The geothermal features in Wyoming’s Yellowstone National Park are awe-inspiring, must-see natural wonders. However, the vastness of Yellowstone can get overwhelming as you try to see it all. We’ve gathered a few of our favorite geothermal features, showing there is certainly more to see in Yellowstone than Old Faithful.
Before we get into our favorites, take a look at this run-down of the five types of hydrothermal features you’ll see in Yellowstone. Here they are, in no particular order:
Hot springs: Pools of hydrothermally heated water.
Geysers: Hot springs with constrictions in their plumbing, which causes them to periodically erupt to release the pressure that builds up.
Mudpots: Hot springs that are acidic enough to dissolve the surrounding rock and typically also lack water in their systems.
Travertine terraces: Hot springs that rise up through limestone, dissolve the calcium carbonate and deposit the calcite that makes the travertine terraces.
Fumaroles: These hot features, also known as steam vents, lack water in their system, and instead constantly release hot steam.
Most Impressive: Upper Terraces
The Terraces at Mammoth Hot Springs are especially impressive because of the size of them and the fact that they are moving and growing (which often means boardwalks have to move too!) They are a beautiful bright white with darker yellows intermixed.
The 1.7 miles of boardwalks protect the delicate features, yet allow you to really see the levels of terraces from different views.
We also love driving (or, better yet, cross-country skiing in the winter) the Terrace loop for a view of Orange Mound on the backside of the terraces.
A view of the Upper Terraces in Yellowstone National Park.
Loudest from the Inn: Beehive Geyser
Beehive is a favorite in the Upper Geyser basin. It erupts less frequently than Old Faithful (only about twice a day), but it is taller (up to 200 feet) and lasts longer (about 4-5 minutes).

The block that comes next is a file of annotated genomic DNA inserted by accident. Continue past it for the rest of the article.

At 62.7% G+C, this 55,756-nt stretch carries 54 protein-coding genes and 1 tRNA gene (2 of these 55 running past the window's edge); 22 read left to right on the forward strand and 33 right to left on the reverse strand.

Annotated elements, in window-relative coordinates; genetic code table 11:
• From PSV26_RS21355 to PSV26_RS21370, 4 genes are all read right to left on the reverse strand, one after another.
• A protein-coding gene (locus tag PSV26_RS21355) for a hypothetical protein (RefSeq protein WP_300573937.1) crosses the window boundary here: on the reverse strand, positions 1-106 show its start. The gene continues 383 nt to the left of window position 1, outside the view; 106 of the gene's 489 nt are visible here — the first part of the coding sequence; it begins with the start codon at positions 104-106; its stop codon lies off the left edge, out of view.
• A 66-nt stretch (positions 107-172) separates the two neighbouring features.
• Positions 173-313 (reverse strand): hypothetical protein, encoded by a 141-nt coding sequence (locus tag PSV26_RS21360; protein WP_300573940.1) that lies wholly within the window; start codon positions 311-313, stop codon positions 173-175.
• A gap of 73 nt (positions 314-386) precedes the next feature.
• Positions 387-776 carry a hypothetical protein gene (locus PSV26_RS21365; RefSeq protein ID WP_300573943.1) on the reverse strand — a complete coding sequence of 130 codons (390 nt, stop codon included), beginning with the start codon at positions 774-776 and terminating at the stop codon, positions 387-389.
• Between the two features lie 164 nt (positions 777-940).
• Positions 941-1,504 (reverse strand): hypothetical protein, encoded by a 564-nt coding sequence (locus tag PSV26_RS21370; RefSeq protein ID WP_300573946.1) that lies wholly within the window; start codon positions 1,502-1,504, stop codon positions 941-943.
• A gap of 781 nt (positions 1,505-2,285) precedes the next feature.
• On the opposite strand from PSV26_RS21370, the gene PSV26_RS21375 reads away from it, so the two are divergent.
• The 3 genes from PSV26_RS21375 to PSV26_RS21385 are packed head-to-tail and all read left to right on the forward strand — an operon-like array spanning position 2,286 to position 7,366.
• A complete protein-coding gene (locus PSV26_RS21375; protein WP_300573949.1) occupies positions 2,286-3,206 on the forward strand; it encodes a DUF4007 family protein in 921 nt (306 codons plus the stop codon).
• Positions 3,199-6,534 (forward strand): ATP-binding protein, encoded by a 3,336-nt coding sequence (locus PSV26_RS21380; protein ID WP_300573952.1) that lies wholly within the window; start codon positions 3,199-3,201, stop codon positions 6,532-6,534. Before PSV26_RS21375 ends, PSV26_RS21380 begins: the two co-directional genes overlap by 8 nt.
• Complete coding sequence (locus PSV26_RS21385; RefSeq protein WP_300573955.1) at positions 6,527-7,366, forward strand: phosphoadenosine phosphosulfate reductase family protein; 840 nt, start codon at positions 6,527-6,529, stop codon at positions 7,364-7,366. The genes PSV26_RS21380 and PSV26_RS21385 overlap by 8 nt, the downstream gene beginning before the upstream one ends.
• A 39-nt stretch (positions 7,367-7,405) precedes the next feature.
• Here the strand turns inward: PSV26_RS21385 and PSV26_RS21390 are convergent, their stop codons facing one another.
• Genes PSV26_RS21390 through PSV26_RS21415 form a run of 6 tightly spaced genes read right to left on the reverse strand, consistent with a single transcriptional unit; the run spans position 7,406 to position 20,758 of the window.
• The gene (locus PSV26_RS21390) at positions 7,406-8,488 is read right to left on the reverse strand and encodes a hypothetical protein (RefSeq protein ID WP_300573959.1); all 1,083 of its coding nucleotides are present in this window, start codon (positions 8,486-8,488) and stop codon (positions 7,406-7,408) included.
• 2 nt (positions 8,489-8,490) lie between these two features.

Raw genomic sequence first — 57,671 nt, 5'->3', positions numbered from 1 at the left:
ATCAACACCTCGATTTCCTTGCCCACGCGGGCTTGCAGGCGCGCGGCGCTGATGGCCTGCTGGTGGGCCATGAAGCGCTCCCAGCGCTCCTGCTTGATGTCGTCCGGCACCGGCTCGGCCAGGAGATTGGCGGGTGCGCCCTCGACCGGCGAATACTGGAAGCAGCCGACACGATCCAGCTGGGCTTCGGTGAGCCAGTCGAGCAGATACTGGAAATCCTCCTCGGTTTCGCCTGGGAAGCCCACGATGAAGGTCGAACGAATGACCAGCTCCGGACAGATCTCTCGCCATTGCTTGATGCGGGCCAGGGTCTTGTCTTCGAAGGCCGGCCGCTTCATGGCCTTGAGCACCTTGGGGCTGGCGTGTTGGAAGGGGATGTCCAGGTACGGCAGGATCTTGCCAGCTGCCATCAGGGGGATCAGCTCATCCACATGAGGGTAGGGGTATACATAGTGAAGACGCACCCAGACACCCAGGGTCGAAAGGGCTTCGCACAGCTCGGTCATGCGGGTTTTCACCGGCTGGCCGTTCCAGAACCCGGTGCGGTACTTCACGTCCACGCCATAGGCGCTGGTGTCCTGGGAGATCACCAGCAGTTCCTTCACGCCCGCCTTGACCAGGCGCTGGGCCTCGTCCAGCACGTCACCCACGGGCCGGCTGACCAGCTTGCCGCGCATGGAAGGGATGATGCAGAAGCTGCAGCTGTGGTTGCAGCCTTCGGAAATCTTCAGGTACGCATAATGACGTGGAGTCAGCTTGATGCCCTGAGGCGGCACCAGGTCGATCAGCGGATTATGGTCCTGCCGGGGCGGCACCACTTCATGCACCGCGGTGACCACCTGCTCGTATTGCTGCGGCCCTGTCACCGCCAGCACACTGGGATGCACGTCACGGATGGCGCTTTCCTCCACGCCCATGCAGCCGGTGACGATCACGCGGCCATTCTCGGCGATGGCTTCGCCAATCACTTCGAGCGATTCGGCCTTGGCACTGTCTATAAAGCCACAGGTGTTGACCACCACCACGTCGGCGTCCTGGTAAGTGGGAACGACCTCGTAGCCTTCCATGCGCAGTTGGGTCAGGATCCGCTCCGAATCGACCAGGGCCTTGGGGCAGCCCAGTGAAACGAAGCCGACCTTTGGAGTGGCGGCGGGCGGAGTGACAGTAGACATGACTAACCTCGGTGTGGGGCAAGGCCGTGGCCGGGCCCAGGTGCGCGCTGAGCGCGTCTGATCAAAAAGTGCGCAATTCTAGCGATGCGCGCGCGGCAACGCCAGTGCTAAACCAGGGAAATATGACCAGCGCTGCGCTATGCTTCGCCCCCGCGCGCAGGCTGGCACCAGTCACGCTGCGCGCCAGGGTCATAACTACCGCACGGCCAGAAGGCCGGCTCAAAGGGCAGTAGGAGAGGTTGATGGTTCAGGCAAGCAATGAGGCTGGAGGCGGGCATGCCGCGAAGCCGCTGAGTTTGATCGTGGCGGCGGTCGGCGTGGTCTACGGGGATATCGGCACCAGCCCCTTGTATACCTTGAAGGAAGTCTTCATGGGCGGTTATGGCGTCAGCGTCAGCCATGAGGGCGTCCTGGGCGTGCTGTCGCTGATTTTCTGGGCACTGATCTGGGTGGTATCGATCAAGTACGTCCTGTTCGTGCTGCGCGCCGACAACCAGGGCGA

Be prepared to get wet if you’re on the boardwalk next to it; wind going in the right direction will result in you getting drenched from the spray.
Fun Fact: Beehive Geyser happens to roar loud enough to hear from inside the Old Faithful Inn on a quiet night.
Most Fun to Watch: Mud Pots
While Yellowstone’s geysers are impressive in their few minutes of glory, the mud pots are truly mesmerizing. They bubble, gurgle and splatter. Due to the hydrogen sulfide gas they emit, they also smell like rotten eggs (so be prepared!)
Plan on spending some time just sitting and watching them; it’s surprisingly calming.
Oldest: Castle Geyser
Actually, Castle may be the oldest, as it’s very hard to know for sure. However, experts agree that its 12-foot high cone proves that it has been building via mineral deposits from eruptions for anywhere from 5,000 to 15,000 years.
The geyser itself currently erupts every 9 to11 hours, and the jet is up to 90 feet tall.
Most Intriguing: Anemone Geyser
Anemone Geyser is our favorite because it’s like watching a toilet flush or a bathtub drain. Every few minutes you can watch it fill up, splash-erupt, then drain again.
Anemone Geyser is especially great for kids because you can get very close to it on the boardwalks and spend some time watching the cycle repeat itself.
Anemone Geyser erupts every 6-10 minutes.
Tallest: Steamboat Geyser
Steamboat Geyser is the tallest geyser in the world, but it also happens to be extremely unpredictable. In fact, while since 2018 eruptions have been more frequent, previously it has gone as long as 50 years between eruptions.
Steamboat has been measured to shoot steamy water between 300 and 400 feet in the air.
Prettiest: Grand Prismatic & Morning Glory
Because of the changing temperatures and microorganisms within the pools, we can’t list just one!
Grand Prismatic is certainly the most well-known pool and appears in numerous Yellowstone glamour shots. And for good reason – the deep blue center and orange spider legs radiating out are simply stunning. Grand Prismatic happens to be Yellowstone’s largest single hot spring and the world’s third largest.
Avoid the crowds just a bit by climbing up the new trail to an overlook on the nearby hillside. The 0.6-mile hike is worth the view.
Grand Prismatic Spring is the largest hot spring in the United States.
Morning Glory is a great example of how much humans’ negligence can negatively affect thermal pools. Decades of litter being thrown in the pool actually clogged the heat sources and cooled it off. The change in temperature allowed new photosynthetic microorganisms to live there, which also changed the color.
The good news is that in recent years, attempts have been made despite challenging conditions to clean out the ‘Garbage Can’ and vibrant colors are coming back.